In my last article, I started looking at some of the areas where your costs may be challenged, with guidance on how to avoid those challenges being sustained.

Applying changes to basic charging rates is in too many cases approached carelessly. In the absence of the client’s agreement to increased charging rates, the solicitor is restricted to those agreed at the outset. The client is entitled to certainty as to what he will be liable to pay.

Little regard is had to the obligation to the fact that costs between a solicitor and client are deemed to have been unreasonably incurred if (i) they are of an unusual nature or amount; and (ii) the solicitor did not tell his client that as a result he might not recover all of them from the other party.

Commonly we see solicitors taking expensive steps and incurring unusual expense without seeking advance express approval from the client and/or failing to give proper advice on the costs implications of those steps. Proceedings are often started without the express approval of the client; there is recourse to counsel, again without the express approval of the client; and expert evidence commissioned without advice given to the client as to costs recovery from an opponent. Greater care here and clear written advice restricts the opportunity of challenge. Do consider obtaining the client’s approval in writing to every step taken and confirmation in writing of every document and important letter written – a client who has verified the accuracy of a document can hardly have cause for complaint if it later transpires that facts were erroneous and costs wasted thereby.

Evaluating case merits and continuously monitoring the merits in conjunction with a costs/benefits analysis for the client could in many cases be much better and eliminate client dissatisfaction where a disappointing outcome results. Interim billing, where the retainer so permits, should reduce complaints. Such bills when in statute form are difficult to dispute once paid and are less painful for a client than one large bill at the end of the retainer.

Once the work on the client’s case has been completed, there is the greatest opportunity to avoid a dispute concerning charges. The inclination for every busy fee-earner is to close the case and deliver the final bill as quickly as possible, with no great thought as to the response of the client to the amount of that bill and client satisfaction. It is not enough to take the end figure from the computer time record and bill the client for that amount.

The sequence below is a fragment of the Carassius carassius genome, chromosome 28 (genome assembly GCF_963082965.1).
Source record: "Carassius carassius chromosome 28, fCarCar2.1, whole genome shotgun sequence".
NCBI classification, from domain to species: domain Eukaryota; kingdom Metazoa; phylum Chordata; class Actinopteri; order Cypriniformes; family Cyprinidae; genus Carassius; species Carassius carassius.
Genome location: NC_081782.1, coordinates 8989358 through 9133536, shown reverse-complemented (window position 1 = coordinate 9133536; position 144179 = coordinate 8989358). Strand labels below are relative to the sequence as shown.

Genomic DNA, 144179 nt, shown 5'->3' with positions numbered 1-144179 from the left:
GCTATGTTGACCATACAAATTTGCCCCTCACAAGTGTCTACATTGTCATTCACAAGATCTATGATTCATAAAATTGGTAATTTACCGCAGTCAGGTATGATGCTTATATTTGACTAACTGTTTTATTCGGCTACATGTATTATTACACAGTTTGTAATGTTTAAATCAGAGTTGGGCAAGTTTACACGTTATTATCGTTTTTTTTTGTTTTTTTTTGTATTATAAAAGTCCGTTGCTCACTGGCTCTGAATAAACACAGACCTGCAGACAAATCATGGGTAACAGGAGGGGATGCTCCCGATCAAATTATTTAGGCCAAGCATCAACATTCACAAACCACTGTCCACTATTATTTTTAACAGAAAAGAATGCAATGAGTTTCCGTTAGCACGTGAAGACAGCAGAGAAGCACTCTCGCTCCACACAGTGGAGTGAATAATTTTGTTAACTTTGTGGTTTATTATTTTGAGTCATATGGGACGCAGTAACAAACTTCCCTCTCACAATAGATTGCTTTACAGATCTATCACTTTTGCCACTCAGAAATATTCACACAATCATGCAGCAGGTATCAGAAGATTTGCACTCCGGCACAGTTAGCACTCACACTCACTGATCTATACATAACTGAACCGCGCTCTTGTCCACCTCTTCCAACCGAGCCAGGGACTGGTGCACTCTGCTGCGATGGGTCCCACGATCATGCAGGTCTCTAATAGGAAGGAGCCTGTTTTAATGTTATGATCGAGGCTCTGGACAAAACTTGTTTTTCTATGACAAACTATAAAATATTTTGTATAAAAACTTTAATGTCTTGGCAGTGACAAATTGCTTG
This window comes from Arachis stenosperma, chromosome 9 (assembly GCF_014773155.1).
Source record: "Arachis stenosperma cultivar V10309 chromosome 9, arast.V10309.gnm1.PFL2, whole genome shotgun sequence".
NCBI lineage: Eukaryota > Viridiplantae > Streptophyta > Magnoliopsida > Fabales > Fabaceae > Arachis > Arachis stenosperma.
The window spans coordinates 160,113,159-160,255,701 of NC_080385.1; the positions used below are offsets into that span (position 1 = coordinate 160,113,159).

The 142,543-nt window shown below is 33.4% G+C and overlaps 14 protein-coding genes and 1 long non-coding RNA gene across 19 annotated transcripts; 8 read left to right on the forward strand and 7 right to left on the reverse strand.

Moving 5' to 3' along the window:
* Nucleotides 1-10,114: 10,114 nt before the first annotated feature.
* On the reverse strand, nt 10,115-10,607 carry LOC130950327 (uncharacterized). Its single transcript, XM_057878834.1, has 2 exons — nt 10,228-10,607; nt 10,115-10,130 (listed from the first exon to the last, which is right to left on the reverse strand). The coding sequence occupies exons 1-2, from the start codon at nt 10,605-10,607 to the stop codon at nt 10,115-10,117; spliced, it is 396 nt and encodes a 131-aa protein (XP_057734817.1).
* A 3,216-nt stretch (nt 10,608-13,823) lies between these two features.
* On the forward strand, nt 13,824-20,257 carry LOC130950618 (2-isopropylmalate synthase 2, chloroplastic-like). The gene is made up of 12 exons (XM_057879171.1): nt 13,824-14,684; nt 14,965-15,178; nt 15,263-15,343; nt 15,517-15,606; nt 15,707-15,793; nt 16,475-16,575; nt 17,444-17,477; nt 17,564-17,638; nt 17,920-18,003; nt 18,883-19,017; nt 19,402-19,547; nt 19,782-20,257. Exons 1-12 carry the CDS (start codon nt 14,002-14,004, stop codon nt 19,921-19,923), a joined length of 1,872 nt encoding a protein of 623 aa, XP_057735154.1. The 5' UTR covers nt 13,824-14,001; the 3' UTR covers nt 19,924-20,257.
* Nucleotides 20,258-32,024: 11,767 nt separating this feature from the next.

Come what may, the approach followed when seeking to recover between-the-parties costs must not happen. The consequences for a solicitor overcharging his client are much more serious than the overstatement of between-the-parties costs. The question ‘is that a fair and reasonable sum?’ should be considered. The fee-earner delivering the bill must know what, as a matter of law, can and cannot be charged; even in 2013 we see bills adding a charge for the costs of postages, telephones, copying, faxes, when it has been established for decades that they form part of as solicitor’s overheads and are subsumed in his hourly rate, unless the amounts are exceptional and the guidance given earlier followed.

A client who is advised of the actual cost figure and who is then billed for a lower amount, because of his value as a client, is much less likely to question the reasonableness of the bill.

When a client questions a bill, it is a mistake to feel indignation. His reasons for so doing must be fully explored and complaints procedures gone through. A meeting with the client with a view to reaching a compromise may be essential. Often, a modest concession is all that is required to avoid further contention. In the more complicated matters, expert guidance from a costs lawyer should be sought.

With a modicum more thought to client care, many disputes could be avoided. Solicitors do strive to do the best for their clients in the work they do, but fall down in client care. A solicitor whose client care is of the highest standard has nothing to fear from the costs negotiator. On the other hand those whose client care is inadequate should have every reason to be concerned at what I fear may become the next major area of costs wars.

Murray Heining is Chairman of the Association of Costs Lawyers